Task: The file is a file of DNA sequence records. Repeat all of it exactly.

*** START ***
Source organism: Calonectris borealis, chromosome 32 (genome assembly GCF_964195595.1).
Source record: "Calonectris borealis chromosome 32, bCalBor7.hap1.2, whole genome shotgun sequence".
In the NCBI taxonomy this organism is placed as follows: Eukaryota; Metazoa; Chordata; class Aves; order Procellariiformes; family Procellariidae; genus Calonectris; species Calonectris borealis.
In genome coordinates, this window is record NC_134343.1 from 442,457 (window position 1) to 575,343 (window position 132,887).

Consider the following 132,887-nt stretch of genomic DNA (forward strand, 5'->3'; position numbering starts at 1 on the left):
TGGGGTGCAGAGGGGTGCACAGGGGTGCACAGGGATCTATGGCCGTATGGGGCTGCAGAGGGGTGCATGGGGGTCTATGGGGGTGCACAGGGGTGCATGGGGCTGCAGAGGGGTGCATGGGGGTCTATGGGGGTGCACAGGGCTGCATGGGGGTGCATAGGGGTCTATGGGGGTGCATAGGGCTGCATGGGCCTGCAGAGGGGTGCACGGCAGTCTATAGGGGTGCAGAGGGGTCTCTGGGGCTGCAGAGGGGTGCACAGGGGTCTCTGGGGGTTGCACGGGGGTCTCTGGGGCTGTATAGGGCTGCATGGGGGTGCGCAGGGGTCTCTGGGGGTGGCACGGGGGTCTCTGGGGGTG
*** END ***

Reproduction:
Source organism: Calonectris borealis, chromosome 32 (genome assembly GCF_964195595.1).
Source record: "Calonectris borealis chromosome 32, bCalBor7.hap1.2, whole genome shotgun sequence".
In the NCBI taxonomy this organism is placed as follows: Eukaryota; Metazoa; Chordata; class Aves; order Procellariiformes; family Procellariidae; genus Calonectris; species Calonectris borealis.
In genome coordinates, this window is record NC_134343.1 from 442,457 (window position 1) to 575,343 (window position 132,887).

Consider the following 132,887-nt stretch of genomic DNA (forward strand, 5'->3'; position numbering starts at 1 on the left):
TGGGGTGCAGAGGGGTGCACAGGGGTGCACAGGGATCTATGGCCGTATGGGGCTGCAGAGGGGTGCATGGGGGTCTATGGGGGTGCACAGGGGTGCATGGGGCTGCAGAGGGGTGCATGGGGGTCTATGGGGGTGCACAGGGCTGCATGGGGGTGCATAGGGGTCTATGGGGGTGCATAGGGCTGCATGGGCCTGCAGAGGGGTGCACGGCAGTCTATAGGGGTGCAGAGGGGTCTCTGGGGCTGCAGAGGGGTGCACAGGGGTCTCTGGGGGTTGCACGGGGGTCTCTGGGGCTGTATAGGGCTGCATGGGGGTGCGCAGGGGTCTCTGGGGGTGGCACGGGGGTCTCTGGGGGTG